The violent struggle to control Syria is decimating its children's future.
When Mohammad Qataa, a 14-year-old boy, was brutally murdered in front of his mother last year in Syria, his story went viral. Forced out of school to sell coffee on the streets of Aleppo, he refused to serve armed members of the opposition group, the Islamic State in Iraq and the Levant (ISIS), for free and jokingly insulted the Prophet Mohammad. He was subsequently tortured and shot three times in public for blasphemy.
From torture to the use of chemical weapons, the Syrian conflict is considered to be the worst humanitarian crisis in the last 20 years. The conflict has left over 120,000 people dead, 4 million internally displaced and over 2 million refugees, of which half a million are children. This translates to a third of the population having been forced to abandon their families, home, work and schools.
According to a recently released Oxford University’s report, "Stolen Future: The Hidden Toll of Child Casualties in Syria," the conflict has led to the deaths of approximately 11,500 children as of August 2013. The report states that seven out of ten deaths were caused by explosives, and of 764 child executions, a haunting 112 were brutally tortured. Aleppo saw the highest number of child casualties, while Dera’a was blamed as the worst affected governorate.
A Messy Uprising
The Syrian uprising has become intractably messier amid the Assad regime’s growing brutality and an influx of nearly 11,000 radicalized foreigners to fight alongside the rebels.
ISIS, a resistance group active in Syria and Iraq with alleged links to al-Qaeda, is considered the leading recruiting group for foreign fighters. Subsequently, Shari'a law is spreading in rebel-held parts of Syria, complete with independent Islamic courts and committees in place. Last July, a BBC documentary depicted a Shari'a court in Saraqeb in Aleppo sentencing people to lashings with electric cables in public.
Armed opposition groups such as the Free Syrian Army are recruiting children to fight as young as 12 years old. According to the UN agency for Children and Armed Conflict, many of these child soldiers are willing volunteers who are vulnerable to brainwashing and manipulation. Both sides in the fighting have been accused of committing war crimes and killing civilians, including children.
Children have also been detained and tortured in state prisons. A UN report in June 2012 found that Syrian government forces had tortured and sexually attacked children, in addition to using them as human shields in fighting against the rebels.
Approaching its third anniversary, the Syrian War continues to bring death, infectious diseases, starvation and trauma to millions of people. This has had lasting effects on neighboring countries where many Syrians have sought refuge, specifically Lebanon, Turkey and Jordan. Latest estimates by the United Nations Children's Fund (UNICEF) put the number of children directly affected by the fighting in Syria at 4.7 million.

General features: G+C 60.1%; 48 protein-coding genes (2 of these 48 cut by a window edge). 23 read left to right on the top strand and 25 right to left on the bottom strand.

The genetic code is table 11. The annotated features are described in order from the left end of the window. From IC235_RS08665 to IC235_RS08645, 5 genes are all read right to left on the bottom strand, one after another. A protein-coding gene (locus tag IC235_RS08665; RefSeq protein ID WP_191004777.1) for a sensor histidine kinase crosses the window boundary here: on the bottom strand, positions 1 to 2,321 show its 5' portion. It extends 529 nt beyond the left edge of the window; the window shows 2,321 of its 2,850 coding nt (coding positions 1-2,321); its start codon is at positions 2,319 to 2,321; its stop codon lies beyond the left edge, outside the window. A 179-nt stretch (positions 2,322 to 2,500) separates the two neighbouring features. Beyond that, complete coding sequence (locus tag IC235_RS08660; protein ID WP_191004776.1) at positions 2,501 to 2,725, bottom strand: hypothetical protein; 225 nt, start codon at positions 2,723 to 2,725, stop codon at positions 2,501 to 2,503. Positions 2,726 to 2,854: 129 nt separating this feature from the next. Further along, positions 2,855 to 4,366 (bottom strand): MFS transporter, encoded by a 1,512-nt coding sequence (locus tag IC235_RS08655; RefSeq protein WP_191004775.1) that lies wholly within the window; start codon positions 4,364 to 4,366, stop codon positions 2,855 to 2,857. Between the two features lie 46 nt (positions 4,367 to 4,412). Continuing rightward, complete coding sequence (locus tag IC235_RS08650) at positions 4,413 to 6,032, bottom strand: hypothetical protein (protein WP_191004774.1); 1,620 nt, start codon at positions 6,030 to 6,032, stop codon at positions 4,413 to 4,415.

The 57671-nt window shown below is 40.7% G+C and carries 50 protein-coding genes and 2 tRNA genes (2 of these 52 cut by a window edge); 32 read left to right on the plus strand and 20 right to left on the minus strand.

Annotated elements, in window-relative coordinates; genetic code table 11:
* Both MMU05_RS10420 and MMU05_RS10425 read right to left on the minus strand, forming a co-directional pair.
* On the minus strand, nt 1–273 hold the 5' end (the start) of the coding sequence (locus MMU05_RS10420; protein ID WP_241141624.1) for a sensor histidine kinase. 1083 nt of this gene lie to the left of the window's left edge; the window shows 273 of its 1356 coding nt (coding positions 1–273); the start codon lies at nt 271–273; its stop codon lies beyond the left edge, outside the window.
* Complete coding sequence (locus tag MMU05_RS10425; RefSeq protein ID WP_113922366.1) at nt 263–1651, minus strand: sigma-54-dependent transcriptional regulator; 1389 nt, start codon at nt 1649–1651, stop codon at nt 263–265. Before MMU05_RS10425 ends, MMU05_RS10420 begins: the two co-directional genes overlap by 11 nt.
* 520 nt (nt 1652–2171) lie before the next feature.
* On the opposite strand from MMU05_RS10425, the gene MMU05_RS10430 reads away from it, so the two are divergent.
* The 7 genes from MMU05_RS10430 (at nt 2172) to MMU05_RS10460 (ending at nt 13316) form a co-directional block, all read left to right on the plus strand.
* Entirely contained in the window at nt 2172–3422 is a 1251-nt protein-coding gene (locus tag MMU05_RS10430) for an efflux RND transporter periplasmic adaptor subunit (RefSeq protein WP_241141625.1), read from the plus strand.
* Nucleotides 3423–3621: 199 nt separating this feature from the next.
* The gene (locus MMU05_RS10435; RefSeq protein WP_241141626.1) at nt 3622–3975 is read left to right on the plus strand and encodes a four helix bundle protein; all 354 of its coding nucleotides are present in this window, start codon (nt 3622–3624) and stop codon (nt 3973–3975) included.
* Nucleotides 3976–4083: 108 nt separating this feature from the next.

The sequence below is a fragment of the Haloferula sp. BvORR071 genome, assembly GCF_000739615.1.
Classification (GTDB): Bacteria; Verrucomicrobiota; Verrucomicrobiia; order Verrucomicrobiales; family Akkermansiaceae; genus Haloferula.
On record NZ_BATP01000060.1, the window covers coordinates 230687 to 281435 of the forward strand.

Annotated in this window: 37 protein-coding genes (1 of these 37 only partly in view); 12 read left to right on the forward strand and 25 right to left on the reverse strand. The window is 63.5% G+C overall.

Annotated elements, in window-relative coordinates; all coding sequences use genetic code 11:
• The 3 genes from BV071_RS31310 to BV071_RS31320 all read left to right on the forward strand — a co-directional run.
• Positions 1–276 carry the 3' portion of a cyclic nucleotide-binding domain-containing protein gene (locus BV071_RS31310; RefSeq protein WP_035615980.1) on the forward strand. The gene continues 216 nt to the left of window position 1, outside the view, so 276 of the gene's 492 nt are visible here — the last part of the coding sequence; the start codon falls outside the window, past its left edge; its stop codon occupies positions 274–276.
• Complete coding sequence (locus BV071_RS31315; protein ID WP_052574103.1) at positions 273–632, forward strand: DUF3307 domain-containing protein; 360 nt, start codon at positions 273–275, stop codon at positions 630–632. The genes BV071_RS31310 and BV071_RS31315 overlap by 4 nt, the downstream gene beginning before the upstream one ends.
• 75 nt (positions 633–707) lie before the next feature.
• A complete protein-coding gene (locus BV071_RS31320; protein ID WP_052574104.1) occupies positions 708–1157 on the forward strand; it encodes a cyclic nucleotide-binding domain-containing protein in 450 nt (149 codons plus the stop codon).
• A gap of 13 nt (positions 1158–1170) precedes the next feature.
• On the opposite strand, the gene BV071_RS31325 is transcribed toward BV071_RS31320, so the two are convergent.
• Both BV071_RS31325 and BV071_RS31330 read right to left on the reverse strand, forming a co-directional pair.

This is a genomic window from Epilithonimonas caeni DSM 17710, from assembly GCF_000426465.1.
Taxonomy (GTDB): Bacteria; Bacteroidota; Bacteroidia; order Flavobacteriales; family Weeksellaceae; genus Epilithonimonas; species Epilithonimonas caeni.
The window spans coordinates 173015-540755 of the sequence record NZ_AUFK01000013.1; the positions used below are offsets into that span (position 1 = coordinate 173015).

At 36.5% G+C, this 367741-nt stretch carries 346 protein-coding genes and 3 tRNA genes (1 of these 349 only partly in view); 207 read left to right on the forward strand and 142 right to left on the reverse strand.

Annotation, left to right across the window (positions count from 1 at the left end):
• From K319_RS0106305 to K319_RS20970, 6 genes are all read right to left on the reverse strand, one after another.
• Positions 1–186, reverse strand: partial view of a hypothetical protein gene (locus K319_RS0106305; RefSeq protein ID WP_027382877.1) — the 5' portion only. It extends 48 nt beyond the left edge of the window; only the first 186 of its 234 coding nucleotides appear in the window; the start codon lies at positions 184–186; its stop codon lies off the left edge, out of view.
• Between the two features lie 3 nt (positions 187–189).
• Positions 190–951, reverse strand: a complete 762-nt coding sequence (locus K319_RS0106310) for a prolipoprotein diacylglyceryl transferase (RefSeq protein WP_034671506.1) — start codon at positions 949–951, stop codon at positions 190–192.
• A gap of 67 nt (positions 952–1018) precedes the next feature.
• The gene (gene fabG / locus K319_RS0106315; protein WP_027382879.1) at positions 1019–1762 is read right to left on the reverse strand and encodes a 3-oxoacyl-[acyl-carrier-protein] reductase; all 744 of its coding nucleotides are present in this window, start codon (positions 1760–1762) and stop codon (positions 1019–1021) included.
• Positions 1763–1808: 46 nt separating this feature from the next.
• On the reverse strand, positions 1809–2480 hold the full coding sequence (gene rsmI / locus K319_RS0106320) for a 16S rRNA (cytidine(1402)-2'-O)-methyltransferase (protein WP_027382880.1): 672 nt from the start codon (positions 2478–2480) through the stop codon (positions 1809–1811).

War's Crippling Effect on Children
Alarmingly, polio has returned to Syria after 14 years of eradication. According to the World Health Organization (WHO), 17 cases of polio were confirmed in Deir al-Zour, an area mainly under the control of opposition groups.
With millions of displaced families still living in overcrowded refugee camps and scant medical facilities, there are mounting concerns over polio spreading to the whole region. Over 2.5 million Syrian children are at risk of contracting the virus and urgently need the Polio vaccination. According to the WHO: "The failure to eradicate polio from the region could result in as many as 200,000 new cases every year all over the world."
Even though a UNICEF initiative to vaccinate 1.6 million children against polio, measles, mumps and rubella is underway across Syria, the health care system in the country remains paralyzed. At least 35% of the country's hospitals are out of service and up to 70% of the workforce have fled.
Furthermore, the war has left thousands of children without any means of education. According to UNICEF, one in every five schools has been destroyed, damaged or taken over by displaced people seeking protection. The agency also reported that children and schools had become major targets of mortar attacks. Children are living under constant fear of terrorist attacks and kidnapping.
A UN security assessment mission conducted in May 2013 estimated that 4 million people are starving and 2 million children are at risk of malnutrition. With economic sanctions on Syria, the value of the national currency has collapsed while cost of basic food supplies such as milk and rice have skyrocketed. The highly polarized nature of the Syrian conflict, with neither side being able to prevail over the other decisively, has left millions of displaced families struggling to afford even the most basic essentials.
The UN agency for Humanitarian Affairs and Emergency Relief has warned that up to 9.3 million Syrians need urgent help.
Currently, Syria has a population that is heavily armed, divided, polarized and deprived of basic human essentials such as food, medicine and shelter. Millions of Syrian children have witnessed unspeakable atrocities and have been forever traumatized. Both the Syrian government and rebels are subjecting children to physical and psychological terror.
In the absence of education, basic care and security, these children face a bleak future. What neither side is able to comprehend is that Syria cannot be built anew without first protecting its children and their future, regardless of who wins at the end of this bloody war.
The views expressed in this article are the author's own and do not necessarily reflect Fair Observer’s editorial policy.
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